About 16 or 17 years ago, early in our marriage as we discovered the depth of the boys' trauma, Richard had a vivid dream. In his dream, the boys' bedroom (which was an addition to the house in which we then lived) was sinking and threatening to be destroyed or broken off. In his dream, Richard hired an engineer to evaluate the situation. The engineer replied, "We can save it, but we have to rebuild the foundation."
Over the years we have remembered that dream, as the boys went through counseling, as we left Adventism, as we watched them accept Jesus, and as we prayed that God would heal their hearts.
The evening of April 23 I read an email from a friend of mine in another state who had never heard of Richard's dream. She knew the adoption had been occurring that day, and she wrote that during the morning she had been "praying deeply" for us. She said that, without knowing any details, she had a picture of God putting a firm foundation under our family.
I have such a personal awareness of the significance and permanence of what it means for God to adopt us into His family. This is no accident of genetics; when we accept Jesus, we are born of God, and the spiritual reality of the new birth defines us and makes us completely, eternally new. What is spiritual is far more real, far more permanent than what is merely physical.
When I was born again of the Holy Spirit, my life was hidden with Christ in God (Colossians 3:3). It's as if God's name had been entered on my birth certificate. Being adopted by God changed my heritage and past identity. I moved from being in Adam to being in Christ, and my paternity was eternally changed. God's adoption of me also changes my present identity; I am no longer an object of wrath (Ephesians 2:3) but am God's daughter (Romans 8:15-16). My adoption also changes my future; I am now God's true heir, and all that is His is mine in Christ Jesus (Romans 8:17).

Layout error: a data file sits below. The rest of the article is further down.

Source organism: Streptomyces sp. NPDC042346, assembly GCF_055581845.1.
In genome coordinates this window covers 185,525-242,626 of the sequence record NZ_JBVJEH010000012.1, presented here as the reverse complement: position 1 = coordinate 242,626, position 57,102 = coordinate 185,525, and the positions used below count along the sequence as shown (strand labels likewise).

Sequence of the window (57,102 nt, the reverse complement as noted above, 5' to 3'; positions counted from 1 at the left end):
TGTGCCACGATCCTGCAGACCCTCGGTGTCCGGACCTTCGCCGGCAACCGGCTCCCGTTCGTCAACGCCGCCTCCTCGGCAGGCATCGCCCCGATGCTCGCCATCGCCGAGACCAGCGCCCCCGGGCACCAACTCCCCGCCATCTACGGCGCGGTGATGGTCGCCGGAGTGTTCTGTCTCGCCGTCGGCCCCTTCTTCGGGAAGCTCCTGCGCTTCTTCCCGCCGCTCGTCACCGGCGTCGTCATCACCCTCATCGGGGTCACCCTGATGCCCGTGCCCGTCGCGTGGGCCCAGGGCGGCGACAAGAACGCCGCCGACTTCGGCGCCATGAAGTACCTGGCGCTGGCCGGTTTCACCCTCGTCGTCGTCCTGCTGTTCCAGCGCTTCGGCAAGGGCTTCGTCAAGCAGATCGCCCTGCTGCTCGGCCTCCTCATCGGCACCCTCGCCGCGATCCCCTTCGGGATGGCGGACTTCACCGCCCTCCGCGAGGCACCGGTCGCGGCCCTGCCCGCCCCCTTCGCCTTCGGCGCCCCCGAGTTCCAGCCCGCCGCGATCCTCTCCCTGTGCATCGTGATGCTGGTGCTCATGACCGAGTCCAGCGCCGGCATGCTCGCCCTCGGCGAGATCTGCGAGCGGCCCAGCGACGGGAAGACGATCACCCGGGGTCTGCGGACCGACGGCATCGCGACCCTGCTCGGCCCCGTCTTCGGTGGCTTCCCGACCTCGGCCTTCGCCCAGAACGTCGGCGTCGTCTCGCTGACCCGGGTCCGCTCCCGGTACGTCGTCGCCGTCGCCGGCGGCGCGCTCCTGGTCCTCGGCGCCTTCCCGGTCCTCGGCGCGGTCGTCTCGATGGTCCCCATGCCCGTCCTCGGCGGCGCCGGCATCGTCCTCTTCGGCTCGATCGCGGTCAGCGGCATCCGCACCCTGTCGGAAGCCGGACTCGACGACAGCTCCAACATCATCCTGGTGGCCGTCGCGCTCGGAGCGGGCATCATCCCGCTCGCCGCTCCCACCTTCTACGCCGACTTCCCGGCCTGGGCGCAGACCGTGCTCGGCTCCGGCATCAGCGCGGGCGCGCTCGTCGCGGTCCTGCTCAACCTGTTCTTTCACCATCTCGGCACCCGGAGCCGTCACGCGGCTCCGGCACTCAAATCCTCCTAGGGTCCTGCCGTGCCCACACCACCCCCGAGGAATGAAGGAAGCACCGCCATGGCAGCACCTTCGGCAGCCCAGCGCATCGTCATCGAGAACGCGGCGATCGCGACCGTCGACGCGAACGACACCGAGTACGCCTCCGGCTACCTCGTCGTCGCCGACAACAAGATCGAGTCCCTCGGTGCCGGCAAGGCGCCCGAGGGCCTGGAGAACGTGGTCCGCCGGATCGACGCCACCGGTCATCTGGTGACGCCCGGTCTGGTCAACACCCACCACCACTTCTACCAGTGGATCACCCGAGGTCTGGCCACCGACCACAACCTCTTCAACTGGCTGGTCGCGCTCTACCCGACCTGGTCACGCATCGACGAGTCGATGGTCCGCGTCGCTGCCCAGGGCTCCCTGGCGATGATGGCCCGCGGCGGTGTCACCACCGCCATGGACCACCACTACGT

Roy and Nathanael are mine by the miracle of the Holy Spirit uniting our hearts and making us true family. They are, in many ways, more "mine" than if they had only been born to me.
The most heart-stopping miracle, though, is the fact that Richard, Roy, Nathanael and I are all God's true children, and the Lord Jesus has placed us in His body. As a human family knit together by His Spirit according to His purpose and grace, we are also being shaped and loved by our true Father who chose us and saved us by grace through faith in the Lord Jesus.
Because of Jesus, the impossible is real. "God sets the lonely in families" (Psalm 68:6). "He settles the barren woman in her home as a happy mother of children. Praise the Lord" (Psalm 113:9). "[Abraham] is our father in the sight of God, in whom he believed—the God who gives life to the dead and calls things that are not as though they were" (Romans 4:17).
I am God's daughter, and I have two sons. †
Copyright 2008 Life Assurance Ministries, Inc., Glendale, Arizona, USA. All rights reserved. Revised September 24, 2008. Contact email: firstname.lastname@example.org
Richard, Roy, Colleen, and Nathanael Tinker with Judge Smith in his chambers right after he signed the adoption orders declaring Roy and Nathanael to be Colleen's legal sons. Colleen is the editor of Proclamation!